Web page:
As the Republican-controlled Tennessee General Assembly begins the second phase of efforts to place language of the state’s “Right to Work” law in the Tennessee Constitution, labor union leaders say such enshrinement is largely a display of partisan self-indulgence.

“Tennessee has had a Right to Work law since 1947, and we have never challenged it,” Billy Dycus, the president of the Tennessee AFL-CIO Labor Council, said last week. “We have had to live with it.”

He said placing the tenets of the law into the constitution “will not change anything, but it will make them (GOP leaders) feel better about attacking labor unions.”

A Right to Work State

Tennessee is among 27 states with a law that says workers cannot be hired or fired “based on their membership in, affiliation with, resignation from or refusal to join or affiliate with any labor union or employee organization.”

Earlier this month, state Sen. Brian Kelsey, R-Germantown, released a statement announcing his plans to seek passage of a second reading of a resolution he is sponsoring to place a Right to Work constitutional referendum on the state’s 2022 gubernatorial ballot.

“This amendment will guarantee future generations of Tennessee workers their right to work regardless of whether they choose to join a union,” said Kelsey, who was successful in ushering legislative approval of Senate Joint Resolution 648 in June.

The constitutional resolution must now be passed by a two-thirds majority of the 112th General Assembly, which begins its two-year session in January, in order to be decided by voters in the state’s next election for governor.

Local Republican Support

The Right to Work law has traditionally enjoyed strong support from Republicans, who now hold a supermajority of the seats in the Tennessee General Assembly.

“Tennessee is a conservative, proud Right to Work state with a strong pro-business reputation,” said state Rep. John Holsclaw, R-Elizabethton, who is chairman of the House Employee Affairs Subcommittee. “Adding this language to our state constitution sends a message very loud and clear that Tennesseans want to make their own choices in the workplace.”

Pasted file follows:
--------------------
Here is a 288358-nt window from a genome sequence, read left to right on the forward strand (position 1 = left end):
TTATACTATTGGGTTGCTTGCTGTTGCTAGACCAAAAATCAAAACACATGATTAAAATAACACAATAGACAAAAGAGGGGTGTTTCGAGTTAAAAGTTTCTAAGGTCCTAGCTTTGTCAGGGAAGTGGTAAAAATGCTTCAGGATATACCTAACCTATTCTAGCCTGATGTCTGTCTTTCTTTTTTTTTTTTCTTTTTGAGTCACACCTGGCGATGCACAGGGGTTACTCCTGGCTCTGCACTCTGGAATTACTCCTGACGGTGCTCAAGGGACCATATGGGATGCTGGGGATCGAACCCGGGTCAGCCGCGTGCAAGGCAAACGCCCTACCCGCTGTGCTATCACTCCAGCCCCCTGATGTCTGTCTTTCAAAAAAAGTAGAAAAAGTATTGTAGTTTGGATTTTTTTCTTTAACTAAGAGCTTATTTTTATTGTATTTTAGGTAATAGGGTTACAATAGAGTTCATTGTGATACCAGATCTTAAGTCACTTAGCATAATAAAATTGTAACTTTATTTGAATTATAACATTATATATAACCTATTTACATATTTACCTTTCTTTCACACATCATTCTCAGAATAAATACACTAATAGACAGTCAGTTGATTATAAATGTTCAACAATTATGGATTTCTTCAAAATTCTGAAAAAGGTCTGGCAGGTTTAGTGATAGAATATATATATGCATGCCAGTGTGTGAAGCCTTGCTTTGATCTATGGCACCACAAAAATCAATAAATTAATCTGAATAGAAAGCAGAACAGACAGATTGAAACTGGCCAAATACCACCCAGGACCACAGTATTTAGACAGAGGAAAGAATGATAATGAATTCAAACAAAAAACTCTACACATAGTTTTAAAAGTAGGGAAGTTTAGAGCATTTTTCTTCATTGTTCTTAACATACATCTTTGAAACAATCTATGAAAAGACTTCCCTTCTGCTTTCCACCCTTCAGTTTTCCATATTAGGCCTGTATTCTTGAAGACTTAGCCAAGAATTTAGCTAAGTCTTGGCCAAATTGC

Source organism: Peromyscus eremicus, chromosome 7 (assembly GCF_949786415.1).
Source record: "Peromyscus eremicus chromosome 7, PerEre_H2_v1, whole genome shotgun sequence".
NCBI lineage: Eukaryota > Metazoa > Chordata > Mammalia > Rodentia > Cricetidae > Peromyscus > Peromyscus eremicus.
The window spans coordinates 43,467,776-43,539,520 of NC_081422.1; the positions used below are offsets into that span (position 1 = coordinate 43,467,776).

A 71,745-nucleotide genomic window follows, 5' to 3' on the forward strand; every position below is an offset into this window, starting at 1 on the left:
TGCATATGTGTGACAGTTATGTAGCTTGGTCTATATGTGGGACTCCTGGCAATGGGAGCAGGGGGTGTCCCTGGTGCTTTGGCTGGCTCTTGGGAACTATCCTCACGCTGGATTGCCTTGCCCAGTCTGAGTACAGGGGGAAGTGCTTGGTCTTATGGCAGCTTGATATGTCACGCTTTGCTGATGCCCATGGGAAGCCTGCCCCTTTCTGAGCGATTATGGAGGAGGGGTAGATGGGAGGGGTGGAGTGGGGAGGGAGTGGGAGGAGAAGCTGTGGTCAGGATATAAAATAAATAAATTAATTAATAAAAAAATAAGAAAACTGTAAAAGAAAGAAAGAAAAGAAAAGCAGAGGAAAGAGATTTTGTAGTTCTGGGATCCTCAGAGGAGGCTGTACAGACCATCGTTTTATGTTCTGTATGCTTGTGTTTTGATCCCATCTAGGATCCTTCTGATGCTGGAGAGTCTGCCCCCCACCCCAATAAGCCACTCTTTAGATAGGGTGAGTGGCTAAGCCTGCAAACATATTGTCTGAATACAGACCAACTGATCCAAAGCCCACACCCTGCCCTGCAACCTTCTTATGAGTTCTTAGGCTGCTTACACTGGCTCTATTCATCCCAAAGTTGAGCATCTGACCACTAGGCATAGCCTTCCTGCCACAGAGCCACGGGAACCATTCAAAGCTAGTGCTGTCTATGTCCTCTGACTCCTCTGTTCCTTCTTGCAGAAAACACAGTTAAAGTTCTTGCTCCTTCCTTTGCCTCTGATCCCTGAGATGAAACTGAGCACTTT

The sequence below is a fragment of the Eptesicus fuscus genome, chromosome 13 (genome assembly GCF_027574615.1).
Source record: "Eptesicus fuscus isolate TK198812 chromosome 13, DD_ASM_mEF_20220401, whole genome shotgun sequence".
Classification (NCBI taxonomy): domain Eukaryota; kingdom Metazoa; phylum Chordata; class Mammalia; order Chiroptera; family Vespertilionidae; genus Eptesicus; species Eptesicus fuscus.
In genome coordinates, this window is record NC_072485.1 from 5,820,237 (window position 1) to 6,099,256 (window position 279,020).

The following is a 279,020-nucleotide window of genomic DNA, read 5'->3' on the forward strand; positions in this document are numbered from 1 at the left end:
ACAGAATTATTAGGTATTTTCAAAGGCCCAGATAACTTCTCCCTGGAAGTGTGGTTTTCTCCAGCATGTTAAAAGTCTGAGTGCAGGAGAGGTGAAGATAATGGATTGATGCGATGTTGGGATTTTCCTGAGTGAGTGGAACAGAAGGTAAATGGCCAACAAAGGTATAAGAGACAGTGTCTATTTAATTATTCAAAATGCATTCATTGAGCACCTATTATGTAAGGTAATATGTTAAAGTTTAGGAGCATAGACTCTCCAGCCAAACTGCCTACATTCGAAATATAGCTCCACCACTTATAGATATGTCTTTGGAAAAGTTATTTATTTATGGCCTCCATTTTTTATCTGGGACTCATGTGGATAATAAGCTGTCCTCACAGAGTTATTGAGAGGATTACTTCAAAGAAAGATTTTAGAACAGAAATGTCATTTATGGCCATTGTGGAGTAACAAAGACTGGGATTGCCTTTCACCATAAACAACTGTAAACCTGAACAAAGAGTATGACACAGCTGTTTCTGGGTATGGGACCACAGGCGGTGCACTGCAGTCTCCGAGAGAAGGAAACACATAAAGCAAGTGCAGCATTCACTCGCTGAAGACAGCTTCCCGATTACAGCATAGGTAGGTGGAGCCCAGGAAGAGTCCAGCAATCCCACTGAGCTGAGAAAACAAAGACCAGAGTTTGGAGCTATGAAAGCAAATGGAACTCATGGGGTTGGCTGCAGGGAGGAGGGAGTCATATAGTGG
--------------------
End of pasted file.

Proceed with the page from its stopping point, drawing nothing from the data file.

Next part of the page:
State Sen. Rusty Crowe, R-Johnson City, said last week he supported the constitutional referendum on its first vote, and plans to do so again when it returns to the Senate floor in the next session.

“Insuring the preservation of the Right to Work law for Tennessee constitutionally is important as some states have gone back and forth on that issue legislatively, depending on state political leanings from year-to-year, and interestingly enough it doesn’t seem to be one of those divisive polarizing issues,” Crowe said last week.

“I think that both sides of the aisle recognize the importance from an employee perspective that individual Tennessee workers should have that right to decide for themselves.”

State Sen. Jon Lundberg, R-Bristol, said he supports Tennessee’s position as a Right to Work state, noting it’s an “incredibly important policy” for both businesses and labor.

“I don’t believe it’s fair to say that if you are pro-business, then you must be anti-labor,” Lundberg said.

Even so, the senator said he has “concerns” about establishing such policy in the state’s Constitution.

“Policy and laws should be set by the General Assembly,” he said.

A Tough Battle To Come

Dycus told the Press last week he believes Kelsey is “grandstanding” on the Right to Work constitutional amendment. He said Kelsey, who is is a senior attorney for the Liberty Justice Center, is simply doing the bidding of his employers by pushing passage of the resolution.

The Liberty Justice Center is a Chicago-based non-profit conservative “public-interest” litigation center.

He said organized labor will face an uphill battle in opposing the Kesey resolution, noting Gov. Bill Lee and “the upper echelon of Republican leaders will be strong-arming lawmakers” to support the measure.

“It will be a tough battle,” Dycus said. “I don’t know if we have the time or money it will take to prevent it from passing.”

The labor leader also estimates that “90% of Tennesseans do not understand the Right to Work law,” or are aware that Tennessee is an “at-will” employment state.

“By law, if you don’t belong to the union, but you get into trouble at a company represented by the union, I still have to defend you,” Dycus said. “We are the only organization that has to represent individuals who don’t pay dues.”